bike the eclipse

Biking to the eclipse was a totality awesome experience

by on August 22nd, 2017 at 8:17 am

Onward to the path for Portlander Sarah Vee.

To all of you who pedaled south from Portland to the path of totality — welcome home!
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New ‘Bike To The Eclipse’ website offers routes, tips and inspiration

by on August 15th, 2017 at 9:36 am

We’re just one week out from the total solar eclipse and many people are freaking out about potential traffic jams. If you believe the Oregon Department of Transportation and local newscasts, roads will be clogged from Portland to Ashland for days.

What if instead of carmageddon, the eclipse spurred the largest mass bike ride Oregon has ever seen?

After all, this is Oregon! We love bikes and the outdoors and we’re not afraid of a little adventure. What if thousands of people scrapped their awkward and inefficient automobiles and rode their bikes into the path of totality? Imagine bicycle riders streaming happily by on highway shoulders as people sit idling in bumper-to-bumper traffic. (It’s not hard that to imagine since the same phenomenon plays out twice a day during Portland rush-hours.)

A new website created by a Portland man aims to make biking to the eclipse more doable for more people. “Don’t become traffic. Join the movement” reads the top of
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Guest post: Bike trip planning for the total solar eclipse

by on April 25th, 2017 at 9:35 am

This post was written by BikePortland Subscriber Tom Howe.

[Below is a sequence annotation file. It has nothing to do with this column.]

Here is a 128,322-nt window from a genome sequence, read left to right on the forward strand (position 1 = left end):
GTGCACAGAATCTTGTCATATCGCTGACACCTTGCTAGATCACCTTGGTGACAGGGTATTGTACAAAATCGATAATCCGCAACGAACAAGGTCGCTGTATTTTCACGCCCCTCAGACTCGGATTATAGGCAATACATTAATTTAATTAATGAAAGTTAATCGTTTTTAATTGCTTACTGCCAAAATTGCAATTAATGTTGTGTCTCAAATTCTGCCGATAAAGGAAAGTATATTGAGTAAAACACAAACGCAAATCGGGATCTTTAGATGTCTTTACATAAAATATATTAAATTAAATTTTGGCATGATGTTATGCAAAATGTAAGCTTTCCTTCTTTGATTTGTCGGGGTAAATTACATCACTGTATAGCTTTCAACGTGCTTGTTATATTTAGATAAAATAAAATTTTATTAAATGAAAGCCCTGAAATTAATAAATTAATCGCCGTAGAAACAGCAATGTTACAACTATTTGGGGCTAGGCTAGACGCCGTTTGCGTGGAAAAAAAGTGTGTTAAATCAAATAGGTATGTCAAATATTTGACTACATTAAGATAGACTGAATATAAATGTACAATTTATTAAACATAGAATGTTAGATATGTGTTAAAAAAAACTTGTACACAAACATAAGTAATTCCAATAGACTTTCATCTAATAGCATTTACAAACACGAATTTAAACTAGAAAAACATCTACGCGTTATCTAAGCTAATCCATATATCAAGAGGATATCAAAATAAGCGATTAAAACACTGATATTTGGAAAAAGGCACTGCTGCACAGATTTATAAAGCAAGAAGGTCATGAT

Eclipse path.

The August 21 solar eclipse may be four months away, but now is the time to start planning if you want to experience it in the Path of Totality as part of a bike camping trip.

A few days ago Oregon State Parks released a thousand extra campsites which were all reserved in about an hour, and many of those sites are not even in the 70-mile wide path of the total solar eclipse where the sun’s corona will be visible. Eclipse expert Xavier Jubier has created a neat zoomable map showing the eclipse path. Clicking anywhere in the path of totality on this map will give that spot’s length of the total eclipse, which in Oregon tops out at just over 2 minutes as the moon’s shadow races across the state.

But camping is still available at private sites outside the state park system. One notable location about 40 miles from central Portland and well within the path of totality is the Wooden Shoe Tulip Farm near Woodburn. Here is a zoomable map that shows a rural bike route down to the tulip farm from Portland.
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